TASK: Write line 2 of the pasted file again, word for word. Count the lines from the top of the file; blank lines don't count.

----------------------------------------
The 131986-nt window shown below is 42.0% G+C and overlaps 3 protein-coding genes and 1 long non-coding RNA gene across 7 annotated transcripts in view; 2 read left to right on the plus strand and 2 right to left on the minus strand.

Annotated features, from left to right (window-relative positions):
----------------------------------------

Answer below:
Annotated features, from left to right (window-relative positions):